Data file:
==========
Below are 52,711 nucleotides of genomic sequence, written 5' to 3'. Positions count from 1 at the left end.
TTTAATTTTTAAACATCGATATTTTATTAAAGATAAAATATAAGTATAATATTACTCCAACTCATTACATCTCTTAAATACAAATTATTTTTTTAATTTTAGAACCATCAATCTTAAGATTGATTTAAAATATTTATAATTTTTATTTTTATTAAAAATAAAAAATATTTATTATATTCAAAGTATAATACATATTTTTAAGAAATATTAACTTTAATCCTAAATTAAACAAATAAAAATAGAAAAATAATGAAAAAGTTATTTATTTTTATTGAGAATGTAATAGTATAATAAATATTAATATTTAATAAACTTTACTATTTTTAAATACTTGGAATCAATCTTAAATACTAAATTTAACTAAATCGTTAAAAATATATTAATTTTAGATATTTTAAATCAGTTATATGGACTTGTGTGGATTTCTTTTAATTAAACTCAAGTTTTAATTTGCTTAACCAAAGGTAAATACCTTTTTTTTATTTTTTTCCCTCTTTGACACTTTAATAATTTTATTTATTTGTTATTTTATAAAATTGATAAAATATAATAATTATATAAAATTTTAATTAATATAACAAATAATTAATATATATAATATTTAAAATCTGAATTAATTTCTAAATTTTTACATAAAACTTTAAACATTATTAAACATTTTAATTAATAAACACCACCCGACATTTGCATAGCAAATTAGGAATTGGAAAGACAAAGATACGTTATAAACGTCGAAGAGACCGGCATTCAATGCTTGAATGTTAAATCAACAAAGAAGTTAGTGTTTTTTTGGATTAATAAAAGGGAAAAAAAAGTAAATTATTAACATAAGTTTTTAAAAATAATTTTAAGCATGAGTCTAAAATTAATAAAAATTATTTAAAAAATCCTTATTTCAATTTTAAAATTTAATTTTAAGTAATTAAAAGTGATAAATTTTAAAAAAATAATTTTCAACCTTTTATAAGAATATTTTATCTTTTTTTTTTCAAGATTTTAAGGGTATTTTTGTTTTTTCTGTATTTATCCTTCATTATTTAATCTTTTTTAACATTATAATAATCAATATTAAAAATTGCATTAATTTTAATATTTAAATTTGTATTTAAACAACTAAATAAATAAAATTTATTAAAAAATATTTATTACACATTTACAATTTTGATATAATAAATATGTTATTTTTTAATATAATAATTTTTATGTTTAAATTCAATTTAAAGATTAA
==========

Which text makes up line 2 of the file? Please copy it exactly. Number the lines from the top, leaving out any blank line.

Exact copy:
TTTAATTTTTAAACATCGATATTTTATTAAAGATAAAATATAAGTATAATATTACTCCAACTCATTACATCTCTTAAATACAAATTATTTTTTTAATTTTAGAACCATCAATCTTAAGATTGATTTAAAATATTTATAATTTTTATTTTTATTAAAAATAAAAAATATTTATTATATTCAAAGTATAATACATATTTTTAAGAAATATTAACTTTAATCCTAAATTAAACAAATAAAAATAGAAAAATAATGAAAAAGTTATTTATTTTTATTGAGAATGTAATAGTATAATAAATATTAATATTTAATAAACTTTACTATTTTTAAATACTTGGAATCAATCTTAAATACTAAATTTAACTAAATCGTTAAAAATATATTAATTTTAGATATTTTAAATCAGTTATATGGACTTGTGTGGATTTCTTTTAATTAAACTCAAGTTTTAATTTGCTTAACCAAAGGTAAATACCTTTTTTTTATTTTTTTCCCTCTTTGACACTTTAATAATTTTATTTATTTGTTATTTTATAAAATTGATAAAATATAATAATTATATAAAATTTTAATTAATATAACAAATAATTAATATATATAATATTTAAAATCTGAATTAATTTCTAAATTTTTACATAAAACTTTAAACATTATTAAACATTTTAATTAATAAACACCACCCGACATTTGCATAGCAAATTAGGAATTGGAAAGACAAAGATACGTTATAAACGTCGAAGAGACCGGCATTCAATGCTTGAATGTTAAATCAACAAAGAAGTTAGTGTTTTTTTGGATTAATAAAAGGGAAAAAAAAGTAAATTATTAACATAAGTTTTTAAAAATAATTTTAAGCATGAGTCTAAAATTAATAAAAATTATTTAAAAAATCCTTATTTCAATTTTAAAATTTAATTTTAAGTAATTAAAAGTGATAAATTTTAAAAAAATAATTTTCAACCTTTTATAAGAATATTTTATCTTTTTTTTTTCAAGATTTTAAGGGTATTTTTGTTTTTTCTGTATTTATCCTTCATTATTTAATCTTTTTTAACATTATAATAATCAATATTAAAAATTGCATTAATTTTAATATTTAAATTTGTATTTAAACAACTAAATAAATAAAATTTATTAAAAAATATTTATTACACATTTACAATTTTGATATAATAAATATGTTATTTTTTAATATAATAATTTTTATGTTTAAATTCAATTTAAAGATTAA